Guest Blog: What Can We Do For Kesha? by Michelle Turk


I grew up alongside my cousin, Lindsay Scarpa. For the last ten years, she has continued to be one of the biggest Kesha fans I have ever known. From hunting down exact shade of blue lipstick, to getting pissed off with me because I didn’t dance with her to “Timber” at my brother’s wedding, to being the fan whom Kesha hugged as they sobbed in New York Supreme Court Friday, she has been all for Kesha for all of these years. My cousin Lindsay was always the wild child of all the cousins. The first one with a big “fuck off” to anyone who hurt her sister, my brother, and me. It is no surprise that she would be the one of us to connect with someone larger than life like Kesha. “She means so much to me. She will get justice,” Lindsay tells me. Seeing my cousin on the news everywhere as the face of Kesha fans everywhere has made me so proud because she has such a big heart. She tells Kesha that she doesn’t deserve any of this.

Watching everything that has been happening for Kesha has been difficult and close to home. Not only because someone I love cares so much for Kesha’s career but I too had been abused in what was supposed to be a professional relationship. I was able to leave that situation and I am legally not at liberty to say much because unlike Kesha, my case was settled for what had been done wrong to me. I have continued to work in the same field which is childcare. Although the law had protected me from the mental abuser, to this day I cannot talk to an employer without fear or panic. I still have nightmares on a regular basis where the abuser tells me I am not good enough to do my job and tries to harm the children in my care. The abuse I endured was so minuscule compared Kesha’s story but I remember the months of time where I allowed my abuser to manipulate me into thinking it was my fault, that I would not be able to work in the field I work in because of my mental illness. This is the one time in my life that I had no choice but to be brave and speak up, and so I see Kesha defending herself and feel kindred to her.

Imagine some alternate universe where Kesha Sebert has a very mundane and routine position in a giant corporate office somewhere. Maybe she would show up to work each morning to file boring paperwork or type data into a spreadsheet. In this alternate universe where regular lady in the office Kesha exists, regular lady Kesha is physically and sexual abused. She speaks out and her employer is transferred or better yet terminated. She is compensated for her suffering and provided with adequate psychiatric care to cope with the trauma she has endured. She might not be free from pain but she is not obligated to work at a company who hires rapists.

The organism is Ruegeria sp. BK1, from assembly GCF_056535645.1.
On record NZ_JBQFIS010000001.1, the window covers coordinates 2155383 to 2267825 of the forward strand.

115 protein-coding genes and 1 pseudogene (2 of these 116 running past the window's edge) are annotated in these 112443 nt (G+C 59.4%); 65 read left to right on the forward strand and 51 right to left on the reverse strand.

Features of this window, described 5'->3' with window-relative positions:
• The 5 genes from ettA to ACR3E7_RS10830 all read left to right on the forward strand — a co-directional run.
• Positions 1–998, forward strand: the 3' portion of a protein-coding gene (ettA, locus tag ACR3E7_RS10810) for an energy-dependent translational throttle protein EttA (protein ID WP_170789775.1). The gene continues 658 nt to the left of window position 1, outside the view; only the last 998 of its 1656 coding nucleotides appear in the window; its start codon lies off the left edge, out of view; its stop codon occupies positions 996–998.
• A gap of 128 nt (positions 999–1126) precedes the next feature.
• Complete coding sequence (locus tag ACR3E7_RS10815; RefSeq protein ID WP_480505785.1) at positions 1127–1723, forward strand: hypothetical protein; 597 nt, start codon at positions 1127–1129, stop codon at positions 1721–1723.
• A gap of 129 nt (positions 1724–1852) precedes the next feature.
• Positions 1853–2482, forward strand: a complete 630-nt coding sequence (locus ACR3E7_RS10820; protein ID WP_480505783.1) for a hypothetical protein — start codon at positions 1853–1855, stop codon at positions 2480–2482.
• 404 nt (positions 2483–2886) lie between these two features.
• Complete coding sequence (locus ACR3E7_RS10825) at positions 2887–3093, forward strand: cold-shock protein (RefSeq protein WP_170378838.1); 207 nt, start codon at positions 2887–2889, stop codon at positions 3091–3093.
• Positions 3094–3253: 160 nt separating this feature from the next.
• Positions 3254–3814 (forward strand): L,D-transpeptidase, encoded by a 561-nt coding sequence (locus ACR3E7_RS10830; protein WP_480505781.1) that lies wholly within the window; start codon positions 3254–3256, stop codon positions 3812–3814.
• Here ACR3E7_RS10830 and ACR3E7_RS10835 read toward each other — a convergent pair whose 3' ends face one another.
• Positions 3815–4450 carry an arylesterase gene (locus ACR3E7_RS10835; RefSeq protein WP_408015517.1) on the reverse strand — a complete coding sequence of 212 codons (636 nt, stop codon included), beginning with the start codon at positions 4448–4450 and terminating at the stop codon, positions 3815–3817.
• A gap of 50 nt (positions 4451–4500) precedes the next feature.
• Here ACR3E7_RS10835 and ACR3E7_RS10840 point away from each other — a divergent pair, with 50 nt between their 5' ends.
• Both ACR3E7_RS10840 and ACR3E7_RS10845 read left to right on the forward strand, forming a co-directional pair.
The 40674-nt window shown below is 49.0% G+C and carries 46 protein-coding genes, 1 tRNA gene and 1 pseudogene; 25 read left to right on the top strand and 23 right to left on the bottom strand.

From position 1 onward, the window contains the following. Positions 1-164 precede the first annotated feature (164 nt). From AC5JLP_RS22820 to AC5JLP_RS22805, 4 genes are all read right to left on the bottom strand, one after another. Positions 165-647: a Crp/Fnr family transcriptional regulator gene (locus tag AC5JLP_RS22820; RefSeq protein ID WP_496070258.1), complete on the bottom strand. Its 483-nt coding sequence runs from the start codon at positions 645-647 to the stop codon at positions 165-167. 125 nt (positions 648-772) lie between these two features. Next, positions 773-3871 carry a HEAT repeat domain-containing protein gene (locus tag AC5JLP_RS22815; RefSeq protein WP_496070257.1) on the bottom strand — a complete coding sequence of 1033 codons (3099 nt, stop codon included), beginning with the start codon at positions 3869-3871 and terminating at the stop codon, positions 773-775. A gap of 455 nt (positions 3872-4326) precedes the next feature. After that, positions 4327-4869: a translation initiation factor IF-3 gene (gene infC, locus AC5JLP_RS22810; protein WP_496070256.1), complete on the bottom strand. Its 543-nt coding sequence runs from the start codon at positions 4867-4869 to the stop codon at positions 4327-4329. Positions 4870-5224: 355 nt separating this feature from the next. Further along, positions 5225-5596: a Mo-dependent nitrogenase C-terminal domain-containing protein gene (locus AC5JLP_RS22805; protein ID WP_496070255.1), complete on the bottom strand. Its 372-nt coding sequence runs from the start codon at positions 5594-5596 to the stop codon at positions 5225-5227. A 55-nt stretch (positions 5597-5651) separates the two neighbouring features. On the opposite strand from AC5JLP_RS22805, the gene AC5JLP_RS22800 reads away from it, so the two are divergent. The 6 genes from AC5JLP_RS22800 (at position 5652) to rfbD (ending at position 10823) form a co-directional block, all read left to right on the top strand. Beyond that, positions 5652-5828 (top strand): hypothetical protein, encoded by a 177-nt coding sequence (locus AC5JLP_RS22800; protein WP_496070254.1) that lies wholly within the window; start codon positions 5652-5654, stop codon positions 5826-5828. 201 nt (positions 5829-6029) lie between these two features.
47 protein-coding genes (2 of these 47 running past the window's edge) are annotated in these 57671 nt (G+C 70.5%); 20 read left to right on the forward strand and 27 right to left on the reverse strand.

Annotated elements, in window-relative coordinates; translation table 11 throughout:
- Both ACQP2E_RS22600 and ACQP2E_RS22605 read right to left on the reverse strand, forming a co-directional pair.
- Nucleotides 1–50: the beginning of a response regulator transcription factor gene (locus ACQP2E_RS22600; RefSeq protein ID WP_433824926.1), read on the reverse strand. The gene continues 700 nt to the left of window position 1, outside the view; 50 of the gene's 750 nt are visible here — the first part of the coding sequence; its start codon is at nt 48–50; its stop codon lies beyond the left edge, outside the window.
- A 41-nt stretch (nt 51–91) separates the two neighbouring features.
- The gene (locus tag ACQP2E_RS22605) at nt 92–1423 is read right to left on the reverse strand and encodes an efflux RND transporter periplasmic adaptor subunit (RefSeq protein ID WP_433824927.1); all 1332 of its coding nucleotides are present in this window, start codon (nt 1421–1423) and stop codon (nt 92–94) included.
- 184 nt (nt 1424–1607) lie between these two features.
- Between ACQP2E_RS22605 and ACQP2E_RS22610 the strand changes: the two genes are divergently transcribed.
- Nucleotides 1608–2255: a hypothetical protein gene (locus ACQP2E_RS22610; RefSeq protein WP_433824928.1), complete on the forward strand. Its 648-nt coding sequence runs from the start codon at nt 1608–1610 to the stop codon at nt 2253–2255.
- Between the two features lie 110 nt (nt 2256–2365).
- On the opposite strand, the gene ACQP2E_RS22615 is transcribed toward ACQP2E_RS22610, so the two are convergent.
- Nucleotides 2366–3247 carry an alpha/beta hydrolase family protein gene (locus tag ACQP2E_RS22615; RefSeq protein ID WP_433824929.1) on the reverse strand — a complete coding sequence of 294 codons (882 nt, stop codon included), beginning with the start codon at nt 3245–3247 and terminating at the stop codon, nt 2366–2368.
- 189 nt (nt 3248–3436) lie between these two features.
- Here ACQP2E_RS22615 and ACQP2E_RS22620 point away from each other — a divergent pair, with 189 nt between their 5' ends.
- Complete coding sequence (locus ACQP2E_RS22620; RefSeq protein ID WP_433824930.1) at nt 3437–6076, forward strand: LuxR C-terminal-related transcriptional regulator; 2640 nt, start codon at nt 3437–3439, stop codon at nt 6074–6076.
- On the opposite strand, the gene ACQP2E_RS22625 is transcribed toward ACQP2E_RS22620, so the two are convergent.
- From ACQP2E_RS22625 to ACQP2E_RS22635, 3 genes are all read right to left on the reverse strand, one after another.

Regular office lady Kesha hasn’t made a lot of money for the company she has worked for and created new jobs. Why is the little company regular lady Kesha works for safer than a giant corporation like Sony?

These past few years, along with working in childcare, I have been a small part of the local Long Island music industry as a vocalist in a local band. These last few years have made me angry in so many ways and being a woman in music has been one of them. I never understood how it felt to have men treat you like your opinions and knowledge about music and performance do not matter until I was where I am today. I could write tons about how men and women in this field have said very backwards and sexist things to me. It’s been over the course of more than 40 years that any female performer has paved her way into a field where she was not welcome. In the big boys club, where she has to work twice as hard to be taken seriously. Even worse, so many of these women have been in situations somewhat similar to what Kesha is going through.

Early this year, women have come out and spoke out against Heathcliff Berru, formerly of Life or Death PR. Many female musicians banded together to say what they had been scared to say alone. That he had touched them, drugged them, and made them feel unsafe. These women are mostly indie musicians signed to indie labels who, like Kesha were scared of the consequences to their careers if they spoke up. When they did, Berru left his position at Life or Death and apologized for all the pain he has caused.

It would seem that for all of the pain Dr. Luke has caused for Kesha Sebert for the last decade that there is no apology. Just a corporation who doesn’t care about the wellbeing or safety of its artists.

I may not have been Kesha’s number one fan for the last decade like my cousin but honestly her right to safety and expression as an artist means a fuck ton to not only me but the thousands to millions of her fans. As one of thousands of outraged people across the country I am wondering, what do we do for Kesha?

Here are some ideas:

  • Boycott Sony. Yeah, you might miss your Playstation. Maybe get a real game console? One that doesn’t profit on the suffering of women. (Does Sony really think those 6 records Kesha is contracted to make are going to be good if she doesn’t trust the producer?)
  • Do not under any circumstances purchase any of these 6 records Kesha is contracted to make. Do not listen on Spotify or stream her music. Tell people you know that they also should not buy any Kesha records until she is free from this contract.
  • Support artists who do want to help Kesha. Here’s some: Lady Gaga, Jack Antonoff, Best Coast. Tweet to them if you have ideas on how we can rally together to help.
  • My cousin Lindsay has started a GoFundMe in hopes of helping Kesha buy out her contract. If we can help her spread visibility, maybe all of Kesha’s “animals” and feminists who support her right to safety could buy out Kesha’s contract.

What ideas do you have? Let’s talk. @michelleturk_ @lindsaaysays

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